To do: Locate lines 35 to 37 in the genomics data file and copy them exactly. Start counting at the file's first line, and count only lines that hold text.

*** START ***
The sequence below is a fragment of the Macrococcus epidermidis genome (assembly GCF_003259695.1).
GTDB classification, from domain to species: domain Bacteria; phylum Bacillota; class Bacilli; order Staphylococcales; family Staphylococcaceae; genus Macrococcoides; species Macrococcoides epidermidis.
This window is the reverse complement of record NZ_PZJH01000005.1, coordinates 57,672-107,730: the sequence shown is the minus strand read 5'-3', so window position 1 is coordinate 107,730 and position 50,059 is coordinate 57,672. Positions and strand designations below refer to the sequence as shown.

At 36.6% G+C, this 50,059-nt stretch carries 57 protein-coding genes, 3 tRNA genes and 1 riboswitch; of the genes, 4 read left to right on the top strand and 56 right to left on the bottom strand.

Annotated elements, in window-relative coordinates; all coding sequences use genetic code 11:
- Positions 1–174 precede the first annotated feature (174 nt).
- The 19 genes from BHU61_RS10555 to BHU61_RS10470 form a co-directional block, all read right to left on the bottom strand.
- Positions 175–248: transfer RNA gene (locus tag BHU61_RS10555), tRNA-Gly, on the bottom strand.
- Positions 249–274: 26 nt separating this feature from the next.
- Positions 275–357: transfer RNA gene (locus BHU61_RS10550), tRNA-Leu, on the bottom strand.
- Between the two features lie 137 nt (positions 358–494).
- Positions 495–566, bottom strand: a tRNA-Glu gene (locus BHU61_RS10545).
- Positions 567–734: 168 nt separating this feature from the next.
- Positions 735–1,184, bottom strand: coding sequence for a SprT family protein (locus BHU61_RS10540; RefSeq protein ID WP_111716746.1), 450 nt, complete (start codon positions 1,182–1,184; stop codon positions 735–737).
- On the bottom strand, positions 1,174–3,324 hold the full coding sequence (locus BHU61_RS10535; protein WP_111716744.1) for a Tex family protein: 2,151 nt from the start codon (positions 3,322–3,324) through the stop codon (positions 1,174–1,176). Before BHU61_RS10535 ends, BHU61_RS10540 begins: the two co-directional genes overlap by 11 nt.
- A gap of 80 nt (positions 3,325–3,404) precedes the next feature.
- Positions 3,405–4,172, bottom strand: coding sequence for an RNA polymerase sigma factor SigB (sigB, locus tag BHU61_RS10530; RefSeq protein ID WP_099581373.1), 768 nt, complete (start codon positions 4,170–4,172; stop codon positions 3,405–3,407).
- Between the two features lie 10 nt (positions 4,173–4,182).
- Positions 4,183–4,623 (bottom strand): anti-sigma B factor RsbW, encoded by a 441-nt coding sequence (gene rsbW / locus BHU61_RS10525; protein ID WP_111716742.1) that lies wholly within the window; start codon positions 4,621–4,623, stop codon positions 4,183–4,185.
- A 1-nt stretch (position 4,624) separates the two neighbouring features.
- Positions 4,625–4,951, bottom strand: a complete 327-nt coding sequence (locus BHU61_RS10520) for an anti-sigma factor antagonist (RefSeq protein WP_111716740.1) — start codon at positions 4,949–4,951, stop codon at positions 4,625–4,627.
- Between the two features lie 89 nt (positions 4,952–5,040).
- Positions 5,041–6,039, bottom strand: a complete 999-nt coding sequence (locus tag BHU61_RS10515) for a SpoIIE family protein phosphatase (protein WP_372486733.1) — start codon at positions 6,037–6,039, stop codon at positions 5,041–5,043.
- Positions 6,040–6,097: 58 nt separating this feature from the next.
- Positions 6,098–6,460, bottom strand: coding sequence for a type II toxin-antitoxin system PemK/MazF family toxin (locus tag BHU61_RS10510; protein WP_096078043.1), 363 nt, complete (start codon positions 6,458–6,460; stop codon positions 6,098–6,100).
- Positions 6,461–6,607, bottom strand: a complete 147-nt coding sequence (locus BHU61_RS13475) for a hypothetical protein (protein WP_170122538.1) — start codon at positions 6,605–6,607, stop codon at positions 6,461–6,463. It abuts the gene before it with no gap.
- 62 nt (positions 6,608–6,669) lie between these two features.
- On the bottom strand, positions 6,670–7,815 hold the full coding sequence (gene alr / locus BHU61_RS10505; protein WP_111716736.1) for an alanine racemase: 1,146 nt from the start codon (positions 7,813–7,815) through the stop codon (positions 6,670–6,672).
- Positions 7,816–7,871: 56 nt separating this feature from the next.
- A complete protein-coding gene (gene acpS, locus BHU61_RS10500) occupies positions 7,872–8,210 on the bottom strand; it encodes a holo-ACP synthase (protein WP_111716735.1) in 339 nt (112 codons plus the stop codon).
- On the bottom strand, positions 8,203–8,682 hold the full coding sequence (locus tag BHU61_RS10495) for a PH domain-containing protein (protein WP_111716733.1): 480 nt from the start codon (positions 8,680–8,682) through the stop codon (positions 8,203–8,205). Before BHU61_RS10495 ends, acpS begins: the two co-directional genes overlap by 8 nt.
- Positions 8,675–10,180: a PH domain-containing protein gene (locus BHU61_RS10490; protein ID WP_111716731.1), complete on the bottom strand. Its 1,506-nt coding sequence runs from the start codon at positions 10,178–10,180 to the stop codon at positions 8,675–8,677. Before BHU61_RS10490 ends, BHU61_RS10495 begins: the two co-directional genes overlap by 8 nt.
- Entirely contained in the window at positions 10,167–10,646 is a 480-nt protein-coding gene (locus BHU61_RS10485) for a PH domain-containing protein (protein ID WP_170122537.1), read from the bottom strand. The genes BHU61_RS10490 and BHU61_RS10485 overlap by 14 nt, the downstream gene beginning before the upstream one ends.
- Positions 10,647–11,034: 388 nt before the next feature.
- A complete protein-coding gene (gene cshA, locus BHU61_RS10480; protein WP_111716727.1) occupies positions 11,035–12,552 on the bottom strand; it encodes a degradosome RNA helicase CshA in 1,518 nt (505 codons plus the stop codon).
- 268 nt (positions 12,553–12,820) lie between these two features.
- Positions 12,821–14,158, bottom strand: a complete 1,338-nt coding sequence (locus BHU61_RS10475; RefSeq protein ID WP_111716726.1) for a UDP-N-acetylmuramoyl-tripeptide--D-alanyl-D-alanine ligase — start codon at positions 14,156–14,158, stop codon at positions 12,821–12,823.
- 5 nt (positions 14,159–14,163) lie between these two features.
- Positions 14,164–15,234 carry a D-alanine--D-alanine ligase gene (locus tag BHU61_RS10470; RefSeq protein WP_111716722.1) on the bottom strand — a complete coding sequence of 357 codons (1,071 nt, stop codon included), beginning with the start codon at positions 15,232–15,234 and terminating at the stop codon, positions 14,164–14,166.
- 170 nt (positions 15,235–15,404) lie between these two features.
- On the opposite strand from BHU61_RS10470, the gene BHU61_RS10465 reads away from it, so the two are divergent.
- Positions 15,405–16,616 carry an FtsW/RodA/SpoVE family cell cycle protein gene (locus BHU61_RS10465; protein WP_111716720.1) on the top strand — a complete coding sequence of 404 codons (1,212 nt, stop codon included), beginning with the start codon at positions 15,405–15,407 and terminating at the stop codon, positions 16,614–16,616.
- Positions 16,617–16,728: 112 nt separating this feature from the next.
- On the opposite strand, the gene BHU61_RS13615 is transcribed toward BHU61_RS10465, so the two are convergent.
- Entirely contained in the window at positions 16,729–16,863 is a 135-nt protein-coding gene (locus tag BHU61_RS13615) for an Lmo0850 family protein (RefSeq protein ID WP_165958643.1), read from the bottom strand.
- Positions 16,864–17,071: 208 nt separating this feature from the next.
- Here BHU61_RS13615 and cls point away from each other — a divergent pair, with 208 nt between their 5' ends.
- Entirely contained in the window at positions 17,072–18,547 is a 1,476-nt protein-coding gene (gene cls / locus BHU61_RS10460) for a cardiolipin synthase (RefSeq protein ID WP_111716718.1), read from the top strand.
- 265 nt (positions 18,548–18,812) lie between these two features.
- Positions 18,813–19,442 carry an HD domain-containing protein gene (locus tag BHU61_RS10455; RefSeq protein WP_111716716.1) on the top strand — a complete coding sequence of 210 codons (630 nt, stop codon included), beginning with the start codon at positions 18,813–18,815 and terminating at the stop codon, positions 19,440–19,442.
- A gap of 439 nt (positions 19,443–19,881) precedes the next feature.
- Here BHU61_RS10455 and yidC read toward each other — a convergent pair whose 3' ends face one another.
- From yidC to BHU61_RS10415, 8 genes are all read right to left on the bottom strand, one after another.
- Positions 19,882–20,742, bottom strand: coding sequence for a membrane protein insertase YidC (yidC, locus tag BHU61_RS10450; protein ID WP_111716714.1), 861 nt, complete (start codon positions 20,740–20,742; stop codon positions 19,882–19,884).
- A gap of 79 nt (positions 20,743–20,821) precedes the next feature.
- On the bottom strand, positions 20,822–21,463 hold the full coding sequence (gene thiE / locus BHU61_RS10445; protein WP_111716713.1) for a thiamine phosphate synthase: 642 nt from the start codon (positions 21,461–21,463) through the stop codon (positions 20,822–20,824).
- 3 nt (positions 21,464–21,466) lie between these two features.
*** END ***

- A complete protein-coding gene (gene cshA, locus BHU61_RS10480; protein WP_111716727.1) occupies positions 11,035–12,552 on the bottom strand; it encodes a degradosome RNA helicase CshA in 1,518 nt (505 codons plus the stop codon).
- 268 nt (positions 12,553–12,820) lie between these two features.
- Positions 12,821–14,158, bottom strand: a complete 1,338-nt coding sequence (locus BHU61_RS10475; RefSeq protein ID WP_111716726.1) for a UDP-N-acetylmuramoyl-tripeptide--D-alanyl-D-alanine ligase — start codon at positions 14,156–14,158, stop codon at positions 12,821–12,823.